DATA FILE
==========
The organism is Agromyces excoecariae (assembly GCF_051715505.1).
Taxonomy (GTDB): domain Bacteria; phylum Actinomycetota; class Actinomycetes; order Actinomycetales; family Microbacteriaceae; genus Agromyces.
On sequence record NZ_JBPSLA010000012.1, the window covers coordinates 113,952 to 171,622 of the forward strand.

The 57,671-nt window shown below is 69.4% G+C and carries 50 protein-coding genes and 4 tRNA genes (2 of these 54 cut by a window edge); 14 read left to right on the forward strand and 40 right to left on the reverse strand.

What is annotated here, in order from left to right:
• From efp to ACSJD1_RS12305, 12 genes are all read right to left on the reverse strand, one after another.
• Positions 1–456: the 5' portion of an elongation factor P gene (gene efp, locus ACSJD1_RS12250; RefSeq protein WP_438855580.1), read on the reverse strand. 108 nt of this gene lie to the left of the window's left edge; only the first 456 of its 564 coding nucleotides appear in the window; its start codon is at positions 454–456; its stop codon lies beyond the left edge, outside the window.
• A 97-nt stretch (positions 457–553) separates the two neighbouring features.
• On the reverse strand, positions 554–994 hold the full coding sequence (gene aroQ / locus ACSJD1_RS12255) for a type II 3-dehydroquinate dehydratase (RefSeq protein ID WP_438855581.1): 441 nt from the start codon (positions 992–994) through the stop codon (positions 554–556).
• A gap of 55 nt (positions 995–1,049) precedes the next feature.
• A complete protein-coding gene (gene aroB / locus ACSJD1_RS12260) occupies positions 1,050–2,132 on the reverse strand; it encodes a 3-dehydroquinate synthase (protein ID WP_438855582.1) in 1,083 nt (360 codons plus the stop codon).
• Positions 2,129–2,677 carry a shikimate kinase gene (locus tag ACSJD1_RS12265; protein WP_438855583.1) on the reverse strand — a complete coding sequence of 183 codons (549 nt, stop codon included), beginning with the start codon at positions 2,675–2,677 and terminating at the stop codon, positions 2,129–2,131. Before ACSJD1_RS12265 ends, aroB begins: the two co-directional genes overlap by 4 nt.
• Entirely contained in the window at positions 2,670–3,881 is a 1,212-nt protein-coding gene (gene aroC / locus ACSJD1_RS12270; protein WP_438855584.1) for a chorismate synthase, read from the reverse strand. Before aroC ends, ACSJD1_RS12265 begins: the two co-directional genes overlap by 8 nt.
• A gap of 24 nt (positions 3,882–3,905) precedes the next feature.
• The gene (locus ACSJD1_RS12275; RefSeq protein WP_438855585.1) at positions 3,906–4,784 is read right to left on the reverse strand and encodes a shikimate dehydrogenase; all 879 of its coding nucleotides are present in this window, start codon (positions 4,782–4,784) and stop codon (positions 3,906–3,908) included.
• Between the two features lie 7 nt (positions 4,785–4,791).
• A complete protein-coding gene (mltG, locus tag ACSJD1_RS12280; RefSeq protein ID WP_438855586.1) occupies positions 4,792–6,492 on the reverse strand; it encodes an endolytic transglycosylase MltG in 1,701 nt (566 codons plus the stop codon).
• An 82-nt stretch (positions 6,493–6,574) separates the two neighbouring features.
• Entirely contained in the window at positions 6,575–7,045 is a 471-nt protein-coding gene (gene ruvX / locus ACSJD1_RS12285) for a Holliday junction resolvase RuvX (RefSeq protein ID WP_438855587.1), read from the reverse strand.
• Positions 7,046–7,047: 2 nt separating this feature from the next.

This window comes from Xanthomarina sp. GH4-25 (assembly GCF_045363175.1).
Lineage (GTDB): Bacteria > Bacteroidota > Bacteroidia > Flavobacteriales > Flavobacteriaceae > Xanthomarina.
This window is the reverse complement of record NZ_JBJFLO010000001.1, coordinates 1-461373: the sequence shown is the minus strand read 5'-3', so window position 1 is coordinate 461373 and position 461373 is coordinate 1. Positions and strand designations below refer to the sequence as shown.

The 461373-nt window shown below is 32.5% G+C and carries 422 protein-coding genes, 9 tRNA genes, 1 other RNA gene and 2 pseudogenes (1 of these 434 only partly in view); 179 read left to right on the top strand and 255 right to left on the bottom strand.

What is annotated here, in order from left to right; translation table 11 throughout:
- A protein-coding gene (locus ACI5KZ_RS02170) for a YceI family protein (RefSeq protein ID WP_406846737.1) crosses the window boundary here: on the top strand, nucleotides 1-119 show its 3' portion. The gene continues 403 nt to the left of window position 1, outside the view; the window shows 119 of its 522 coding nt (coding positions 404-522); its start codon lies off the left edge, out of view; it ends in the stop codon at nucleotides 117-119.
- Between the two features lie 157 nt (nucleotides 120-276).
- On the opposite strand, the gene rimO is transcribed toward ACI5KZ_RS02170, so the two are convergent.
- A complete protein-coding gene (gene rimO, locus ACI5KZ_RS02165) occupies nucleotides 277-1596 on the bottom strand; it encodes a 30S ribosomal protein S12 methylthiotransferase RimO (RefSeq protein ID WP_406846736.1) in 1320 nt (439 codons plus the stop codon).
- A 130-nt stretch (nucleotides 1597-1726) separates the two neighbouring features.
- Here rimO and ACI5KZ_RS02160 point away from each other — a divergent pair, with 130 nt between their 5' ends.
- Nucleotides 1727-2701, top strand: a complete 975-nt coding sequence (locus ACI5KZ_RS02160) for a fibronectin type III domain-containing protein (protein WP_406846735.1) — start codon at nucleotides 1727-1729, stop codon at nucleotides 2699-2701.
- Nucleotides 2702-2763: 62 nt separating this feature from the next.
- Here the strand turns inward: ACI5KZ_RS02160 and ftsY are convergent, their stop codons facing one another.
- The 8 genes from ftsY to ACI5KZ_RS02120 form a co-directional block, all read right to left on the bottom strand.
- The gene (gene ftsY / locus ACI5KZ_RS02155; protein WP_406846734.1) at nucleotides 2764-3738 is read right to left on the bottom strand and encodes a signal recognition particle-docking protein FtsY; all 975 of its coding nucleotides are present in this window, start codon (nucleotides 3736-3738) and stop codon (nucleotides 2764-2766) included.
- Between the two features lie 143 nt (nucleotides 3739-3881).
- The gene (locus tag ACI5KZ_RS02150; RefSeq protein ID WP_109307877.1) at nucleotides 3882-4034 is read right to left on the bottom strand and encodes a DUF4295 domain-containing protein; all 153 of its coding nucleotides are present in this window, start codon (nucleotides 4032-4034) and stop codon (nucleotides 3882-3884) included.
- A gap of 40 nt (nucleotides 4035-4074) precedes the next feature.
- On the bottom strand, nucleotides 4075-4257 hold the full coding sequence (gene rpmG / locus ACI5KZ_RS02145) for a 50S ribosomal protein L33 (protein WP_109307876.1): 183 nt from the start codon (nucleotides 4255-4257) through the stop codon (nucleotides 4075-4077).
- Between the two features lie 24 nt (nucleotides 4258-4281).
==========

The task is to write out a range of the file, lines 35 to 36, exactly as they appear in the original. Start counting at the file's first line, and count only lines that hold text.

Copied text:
- The 8 genes from ftsY to ACI5KZ_RS02120 form a co-directional block, all read right to left on the bottom strand.
- The gene (gene ftsY / locus ACI5KZ_RS02155; protein WP_406846734.1) at nucleotides 2764-3738 is read right to left on the bottom strand and encodes a signal recognition particle-docking protein FtsY; all 975 of its coding nucleotides are present in this window, start codon (nucleotides 3736-3738) and stop codon (nucleotides 2764-2766) included.